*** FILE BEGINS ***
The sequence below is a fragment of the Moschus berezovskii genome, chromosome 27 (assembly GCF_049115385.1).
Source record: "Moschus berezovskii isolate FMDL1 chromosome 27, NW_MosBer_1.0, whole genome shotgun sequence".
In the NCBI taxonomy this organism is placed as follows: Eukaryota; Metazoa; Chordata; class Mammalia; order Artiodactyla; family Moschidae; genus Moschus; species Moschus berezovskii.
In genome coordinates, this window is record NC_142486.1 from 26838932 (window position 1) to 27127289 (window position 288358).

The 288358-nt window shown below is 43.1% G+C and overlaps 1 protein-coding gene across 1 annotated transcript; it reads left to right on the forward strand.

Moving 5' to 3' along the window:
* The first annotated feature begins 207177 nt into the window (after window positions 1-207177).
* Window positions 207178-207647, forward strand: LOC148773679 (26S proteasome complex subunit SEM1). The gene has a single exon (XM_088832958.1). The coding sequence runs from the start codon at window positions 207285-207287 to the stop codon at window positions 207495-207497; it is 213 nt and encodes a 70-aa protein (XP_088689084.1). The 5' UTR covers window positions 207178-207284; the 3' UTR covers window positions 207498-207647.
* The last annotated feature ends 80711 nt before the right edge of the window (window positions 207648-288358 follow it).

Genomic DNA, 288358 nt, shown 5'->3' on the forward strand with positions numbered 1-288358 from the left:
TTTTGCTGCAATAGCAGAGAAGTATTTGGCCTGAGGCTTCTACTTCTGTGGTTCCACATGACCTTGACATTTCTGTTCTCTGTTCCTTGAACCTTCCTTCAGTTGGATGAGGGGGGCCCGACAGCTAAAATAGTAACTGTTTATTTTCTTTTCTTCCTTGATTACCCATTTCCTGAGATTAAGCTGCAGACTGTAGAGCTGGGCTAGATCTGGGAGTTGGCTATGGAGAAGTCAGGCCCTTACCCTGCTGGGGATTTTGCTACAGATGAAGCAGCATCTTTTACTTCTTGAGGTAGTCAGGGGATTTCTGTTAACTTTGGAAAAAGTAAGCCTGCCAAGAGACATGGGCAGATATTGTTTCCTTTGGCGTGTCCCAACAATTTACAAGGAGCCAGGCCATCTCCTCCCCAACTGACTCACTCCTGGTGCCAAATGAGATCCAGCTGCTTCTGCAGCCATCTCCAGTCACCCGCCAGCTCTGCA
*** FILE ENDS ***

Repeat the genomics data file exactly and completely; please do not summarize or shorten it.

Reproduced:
The sequence below is a fragment of the Moschus berezovskii genome, chromosome 27 (assembly GCF_049115385.1).
Source record: "Moschus berezovskii isolate FMDL1 chromosome 27, NW_MosBer_1.0, whole genome shotgun sequence".
In the NCBI taxonomy this organism is placed as follows: Eukaryota; Metazoa; Chordata; class Mammalia; order Artiodactyla; family Moschidae; genus Moschus; species Moschus berezovskii.
In genome coordinates, this window is record NC_142486.1 from 26838932 (window position 1) to 27127289 (window position 288358).

The 288358-nt window shown below is 43.1% G+C and overlaps 1 protein-coding gene across 1 annotated transcript; it reads left to right on the forward strand.

Moving 5' to 3' along the window:
* The first annotated feature begins 207177 nt into the window (after window positions 1-207177).
* Window positions 207178-207647, forward strand: LOC148773679 (26S proteasome complex subunit SEM1). The gene has a single exon (XM_088832958.1). The coding sequence runs from the start codon at window positions 207285-207287 to the stop codon at window positions 207495-207497; it is 213 nt and encodes a 70-aa protein (XP_088689084.1). The 5' UTR covers window positions 207178-207284; the 3' UTR covers window positions 207498-207647.
* The last annotated feature ends 80711 nt before the right edge of the window (window positions 207648-288358 follow it).

Genomic DNA, 288358 nt, shown 5'->3' on the forward strand with positions numbered 1-288358 from the left:
TTTTGCTGCAATAGCAGAGAAGTATTTGGCCTGAGGCTTCTACTTCTGTGGTTCCACATGACCTTGACATTTCTGTTCTCTGTTCCTTGAACCTTCCTTCAGTTGGATGAGGGGGGCCCGACAGCTAAAATAGTAACTGTTTATTTTCTTTTCTTCCTTGATTACCCATTTCCTGAGATTAAGCTGCAGACTGTAGAGCTGGGCTAGATCTGGGAGTTGGCTATGGAGAAGTCAGGCCCTTACCCTGCTGGGGATTTTGCTACAGATGAAGCAGCATCTTTTACTTCTTGAGGTAGTCAGGGGATTTCTGTTAACTTTGGAAAAAGTAAGCCTGCCAAGAGACATGGGCAGATATTGTTTCCTTTGGCGTGTCCCAACAATTTACAAGGAGCCAGGCCATCTCCTCCCCAACTGACTCACTCCTGGTGCCAAATGAGATCCAGCTGCTTCTGCAGCCATCTCCAGTCACCCGCCAGCTCTGCA